Are you customizing or optimizing your EHR?

Optimization: The Key to Improved EHR Satisfaction

By Drew Nietert, Director, JHD Healthcare Partners

EHRs are pervasive, with 78% of all office-based physicians using one –even though most are unhappy with their EHR.  The widespread use of poorly implemented EHRs has created a range of issues that are likely to keep providers, administrators and IT up at night:

  • Increased physician dissatisfaction, with complaints such as:
    • Needing to work longer hours at home and on weekends to complete documentation
    • Staring at a computer instead of making eye contact with the patient
    • Too much clicking and too many screens to go through
  • Physicians and staff inventing workarounds that compromise documentation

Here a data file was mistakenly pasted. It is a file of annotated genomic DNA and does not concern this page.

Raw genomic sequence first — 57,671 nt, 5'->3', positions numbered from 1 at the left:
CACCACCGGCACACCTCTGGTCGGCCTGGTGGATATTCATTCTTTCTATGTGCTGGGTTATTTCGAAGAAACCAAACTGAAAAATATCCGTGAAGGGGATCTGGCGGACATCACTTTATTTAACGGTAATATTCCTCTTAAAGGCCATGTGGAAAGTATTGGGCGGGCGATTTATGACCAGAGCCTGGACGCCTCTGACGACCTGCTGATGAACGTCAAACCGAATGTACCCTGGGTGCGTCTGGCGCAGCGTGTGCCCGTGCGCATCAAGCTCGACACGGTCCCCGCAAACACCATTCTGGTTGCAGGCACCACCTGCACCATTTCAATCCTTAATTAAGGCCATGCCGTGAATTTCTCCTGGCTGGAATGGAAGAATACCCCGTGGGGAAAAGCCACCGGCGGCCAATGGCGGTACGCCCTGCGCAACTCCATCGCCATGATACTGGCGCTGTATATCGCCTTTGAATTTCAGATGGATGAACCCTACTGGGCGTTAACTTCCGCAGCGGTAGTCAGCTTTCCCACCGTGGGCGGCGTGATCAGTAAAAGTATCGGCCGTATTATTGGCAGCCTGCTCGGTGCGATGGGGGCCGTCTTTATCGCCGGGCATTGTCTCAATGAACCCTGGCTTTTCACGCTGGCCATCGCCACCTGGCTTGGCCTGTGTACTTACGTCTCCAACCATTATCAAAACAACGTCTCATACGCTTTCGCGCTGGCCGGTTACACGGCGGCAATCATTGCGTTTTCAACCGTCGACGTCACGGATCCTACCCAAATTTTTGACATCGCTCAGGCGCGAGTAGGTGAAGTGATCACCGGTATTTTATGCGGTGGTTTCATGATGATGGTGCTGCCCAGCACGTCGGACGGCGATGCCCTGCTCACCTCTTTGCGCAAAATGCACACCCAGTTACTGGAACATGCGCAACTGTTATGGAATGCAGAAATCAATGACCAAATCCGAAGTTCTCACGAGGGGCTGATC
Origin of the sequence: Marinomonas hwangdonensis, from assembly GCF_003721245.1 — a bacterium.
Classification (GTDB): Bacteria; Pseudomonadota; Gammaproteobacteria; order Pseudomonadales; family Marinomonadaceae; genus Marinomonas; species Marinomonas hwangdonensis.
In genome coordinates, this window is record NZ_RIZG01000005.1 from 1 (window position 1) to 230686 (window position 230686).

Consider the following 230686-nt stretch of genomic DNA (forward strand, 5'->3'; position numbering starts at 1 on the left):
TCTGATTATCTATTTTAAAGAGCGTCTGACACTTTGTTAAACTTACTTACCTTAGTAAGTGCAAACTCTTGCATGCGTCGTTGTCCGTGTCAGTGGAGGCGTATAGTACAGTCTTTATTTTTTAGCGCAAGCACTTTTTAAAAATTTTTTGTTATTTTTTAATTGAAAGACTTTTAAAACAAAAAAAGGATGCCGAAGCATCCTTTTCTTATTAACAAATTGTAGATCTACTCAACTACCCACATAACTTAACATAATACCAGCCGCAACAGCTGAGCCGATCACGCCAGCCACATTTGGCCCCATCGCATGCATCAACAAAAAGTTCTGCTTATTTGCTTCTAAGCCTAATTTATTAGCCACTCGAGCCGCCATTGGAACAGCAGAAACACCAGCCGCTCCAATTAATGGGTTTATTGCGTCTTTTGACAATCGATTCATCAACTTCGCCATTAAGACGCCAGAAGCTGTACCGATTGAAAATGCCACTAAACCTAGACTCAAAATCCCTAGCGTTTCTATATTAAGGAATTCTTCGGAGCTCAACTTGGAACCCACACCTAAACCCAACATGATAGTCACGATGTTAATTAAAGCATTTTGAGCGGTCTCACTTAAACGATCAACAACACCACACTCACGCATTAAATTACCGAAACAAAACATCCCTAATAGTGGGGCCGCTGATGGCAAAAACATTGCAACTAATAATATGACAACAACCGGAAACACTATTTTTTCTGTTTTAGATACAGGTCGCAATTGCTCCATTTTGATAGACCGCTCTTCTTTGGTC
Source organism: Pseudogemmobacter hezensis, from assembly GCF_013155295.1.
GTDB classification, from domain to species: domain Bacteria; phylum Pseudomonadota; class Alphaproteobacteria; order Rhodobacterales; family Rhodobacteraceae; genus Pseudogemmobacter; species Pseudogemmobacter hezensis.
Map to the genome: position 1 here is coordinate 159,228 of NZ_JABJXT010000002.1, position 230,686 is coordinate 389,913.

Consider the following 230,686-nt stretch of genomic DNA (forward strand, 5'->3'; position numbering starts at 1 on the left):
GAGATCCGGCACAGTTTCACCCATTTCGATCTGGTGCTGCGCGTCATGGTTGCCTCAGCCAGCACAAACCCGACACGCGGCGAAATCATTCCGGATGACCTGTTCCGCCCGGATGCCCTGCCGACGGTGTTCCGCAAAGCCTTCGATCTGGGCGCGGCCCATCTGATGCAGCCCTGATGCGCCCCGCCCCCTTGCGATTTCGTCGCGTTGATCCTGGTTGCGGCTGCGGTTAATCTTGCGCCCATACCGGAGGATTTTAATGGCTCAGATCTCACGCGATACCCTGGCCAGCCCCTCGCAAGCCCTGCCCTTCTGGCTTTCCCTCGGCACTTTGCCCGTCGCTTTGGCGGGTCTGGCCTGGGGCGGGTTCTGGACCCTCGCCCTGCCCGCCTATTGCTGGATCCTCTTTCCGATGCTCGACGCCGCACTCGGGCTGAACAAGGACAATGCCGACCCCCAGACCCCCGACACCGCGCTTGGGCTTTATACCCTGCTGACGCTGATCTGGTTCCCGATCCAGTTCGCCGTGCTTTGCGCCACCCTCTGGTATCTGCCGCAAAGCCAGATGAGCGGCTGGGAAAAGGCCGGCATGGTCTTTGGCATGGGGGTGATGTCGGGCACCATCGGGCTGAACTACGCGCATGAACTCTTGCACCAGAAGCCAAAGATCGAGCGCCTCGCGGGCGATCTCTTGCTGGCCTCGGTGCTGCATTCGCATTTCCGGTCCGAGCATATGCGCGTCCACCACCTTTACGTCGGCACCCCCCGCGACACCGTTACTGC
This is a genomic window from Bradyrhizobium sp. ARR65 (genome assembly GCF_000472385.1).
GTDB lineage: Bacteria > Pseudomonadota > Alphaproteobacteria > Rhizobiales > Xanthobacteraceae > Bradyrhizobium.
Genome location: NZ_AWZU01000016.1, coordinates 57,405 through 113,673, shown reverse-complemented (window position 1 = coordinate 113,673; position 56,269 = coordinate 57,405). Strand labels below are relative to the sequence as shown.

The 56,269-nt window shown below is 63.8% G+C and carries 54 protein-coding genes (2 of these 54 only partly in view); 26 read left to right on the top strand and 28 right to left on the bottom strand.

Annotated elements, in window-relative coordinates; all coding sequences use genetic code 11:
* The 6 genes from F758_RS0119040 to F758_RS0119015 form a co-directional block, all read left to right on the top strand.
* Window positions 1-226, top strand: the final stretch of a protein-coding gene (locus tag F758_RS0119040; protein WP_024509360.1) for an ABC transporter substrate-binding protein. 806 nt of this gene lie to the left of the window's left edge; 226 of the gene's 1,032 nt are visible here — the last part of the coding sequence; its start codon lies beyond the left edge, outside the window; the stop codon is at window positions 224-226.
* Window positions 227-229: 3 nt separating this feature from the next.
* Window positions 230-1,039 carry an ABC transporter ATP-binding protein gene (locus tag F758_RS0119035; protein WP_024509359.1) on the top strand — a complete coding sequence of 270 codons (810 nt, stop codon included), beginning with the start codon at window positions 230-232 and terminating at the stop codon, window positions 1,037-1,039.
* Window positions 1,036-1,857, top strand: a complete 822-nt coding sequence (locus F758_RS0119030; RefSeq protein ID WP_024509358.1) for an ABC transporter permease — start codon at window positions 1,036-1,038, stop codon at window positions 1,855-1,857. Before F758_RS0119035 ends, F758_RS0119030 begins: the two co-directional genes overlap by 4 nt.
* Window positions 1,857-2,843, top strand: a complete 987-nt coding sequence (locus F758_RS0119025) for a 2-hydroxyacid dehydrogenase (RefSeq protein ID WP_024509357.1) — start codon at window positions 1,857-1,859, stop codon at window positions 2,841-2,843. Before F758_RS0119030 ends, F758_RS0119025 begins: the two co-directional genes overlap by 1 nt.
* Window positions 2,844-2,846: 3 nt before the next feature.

• Inability for leaders to understand and get accurate data
  • IT is not able to keep up with the challenges the EHR has introduced
  • Decreasing revenue from decreasing volume

The key to overcoming these, and other, EHR issues and getting a good night’s sleep is Optimization. When done well, EHR optimization will:

  • Improve the quality of life for providers
  • Improve documentation
  • Improve coding accuracy
  • Reduce risk of audits and audit penalties
  • Improve provider utilization , which leads to higher revenue
  • Improve practice performance on risk contracts
  • Increase severity calculations such as HCC scores

Taken together, all of these equal a better profit margin and happier doctors – two things every healthcare executive longs for.

Optimization is the path to get you there.

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JHD Healthcare Partners is an advocate for the provider. Our goal is to improve the physician’s quality of life while increasing their income.